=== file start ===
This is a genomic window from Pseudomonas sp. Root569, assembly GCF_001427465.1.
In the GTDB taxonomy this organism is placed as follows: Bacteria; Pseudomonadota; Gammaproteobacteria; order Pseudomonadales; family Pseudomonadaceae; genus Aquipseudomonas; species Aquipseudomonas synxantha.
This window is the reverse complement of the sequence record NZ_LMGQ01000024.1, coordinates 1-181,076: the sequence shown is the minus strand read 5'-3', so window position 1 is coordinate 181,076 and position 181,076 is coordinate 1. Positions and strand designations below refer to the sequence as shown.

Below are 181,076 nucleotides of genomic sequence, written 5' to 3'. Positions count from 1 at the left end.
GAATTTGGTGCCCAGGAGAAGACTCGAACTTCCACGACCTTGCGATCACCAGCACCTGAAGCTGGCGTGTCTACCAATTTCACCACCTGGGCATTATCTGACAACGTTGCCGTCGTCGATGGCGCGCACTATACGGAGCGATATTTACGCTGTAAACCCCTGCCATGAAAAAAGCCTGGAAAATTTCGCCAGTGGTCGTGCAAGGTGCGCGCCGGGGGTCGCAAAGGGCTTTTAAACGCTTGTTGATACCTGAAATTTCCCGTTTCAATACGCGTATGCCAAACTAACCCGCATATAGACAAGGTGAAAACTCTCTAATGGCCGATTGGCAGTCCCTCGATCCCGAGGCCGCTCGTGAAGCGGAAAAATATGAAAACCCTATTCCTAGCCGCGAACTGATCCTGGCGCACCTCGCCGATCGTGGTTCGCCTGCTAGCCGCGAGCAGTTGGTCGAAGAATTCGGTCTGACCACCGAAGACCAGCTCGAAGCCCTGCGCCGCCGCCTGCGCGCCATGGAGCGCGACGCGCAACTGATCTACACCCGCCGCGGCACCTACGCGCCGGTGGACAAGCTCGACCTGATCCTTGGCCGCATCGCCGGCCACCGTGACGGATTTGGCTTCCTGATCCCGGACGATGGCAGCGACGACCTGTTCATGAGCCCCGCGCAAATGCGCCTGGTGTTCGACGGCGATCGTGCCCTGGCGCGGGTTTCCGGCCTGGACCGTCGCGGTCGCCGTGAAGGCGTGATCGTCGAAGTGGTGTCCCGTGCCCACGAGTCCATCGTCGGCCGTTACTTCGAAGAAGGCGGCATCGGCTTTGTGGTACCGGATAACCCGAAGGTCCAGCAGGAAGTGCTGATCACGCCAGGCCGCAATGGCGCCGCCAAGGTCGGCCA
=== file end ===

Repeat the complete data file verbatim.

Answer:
This is a genomic window from Pseudomonas sp. Root569, assembly GCF_001427465.1.
In the GTDB taxonomy this organism is placed as follows: Bacteria; Pseudomonadota; Gammaproteobacteria; order Pseudomonadales; family Pseudomonadaceae; genus Aquipseudomonas; species Aquipseudomonas synxantha.
This window is the reverse complement of the sequence record NZ_LMGQ01000024.1, coordinates 1-181,076: the sequence shown is the minus strand read 5'-3', so window position 1 is coordinate 181,076 and position 181,076 is coordinate 1. Positions and strand designations below refer to the sequence as shown.

Below are 181,076 nucleotides of genomic sequence, written 5' to 3'. Positions count from 1 at the left end.
GAATTTGGTGCCCAGGAGAAGACTCGAACTTCCACGACCTTGCGATCACCAGCACCTGAAGCTGGCGTGTCTACCAATTTCACCACCTGGGCATTATCTGACAACGTTGCCGTCGTCGATGGCGCGCACTATACGGAGCGATATTTACGCTGTAAACCCCTGCCATGAAAAAAGCCTGGAAAATTTCGCCAGTGGTCGTGCAAGGTGCGCGCCGGGGGTCGCAAAGGGCTTTTAAACGCTTGTTGATACCTGAAATTTCCCGTTTCAATACGCGTATGCCAAACTAACCCGCATATAGACAAGGTGAAAACTCTCTAATGGCCGATTGGCAGTCCCTCGATCCCGAGGCCGCTCGTGAAGCGGAAAAATATGAAAACCCTATTCCTAGCCGCGAACTGATCCTGGCGCACCTCGCCGATCGTGGTTCGCCTGCTAGCCGCGAGCAGTTGGTCGAAGAATTCGGTCTGACCACCGAAGACCAGCTCGAAGCCCTGCGCCGCCGCCTGCGCGCCATGGAGCGCGACGCGCAACTGATCTACACCCGCCGCGGCACCTACGCGCCGGTGGACAAGCTCGACCTGATCCTTGGCCGCATCGCCGGCCACCGTGACGGATTTGGCTTCCTGATCCCGGACGATGGCAGCGACGACCTGTTCATGAGCCCCGCGCAAATGCGCCTGGTGTTCGACGGCGATCGTGCCCTGGCGCGGGTTTCCGGCCTGGACCGTCGCGGTCGCCGTGAAGGCGTGATCGTCGAAGTGGTGTCCCGTGCCCACGAGTCCATCGTCGGCCGTTACTTCGAAGAAGGCGGCATCGGCTTTGTGGTACCGGATAACCCGAAGGTCCAGCAGGAAGTGCTGATCACGCCAGGCCGCAATGGCGCCGCCAAGGTCGGCCA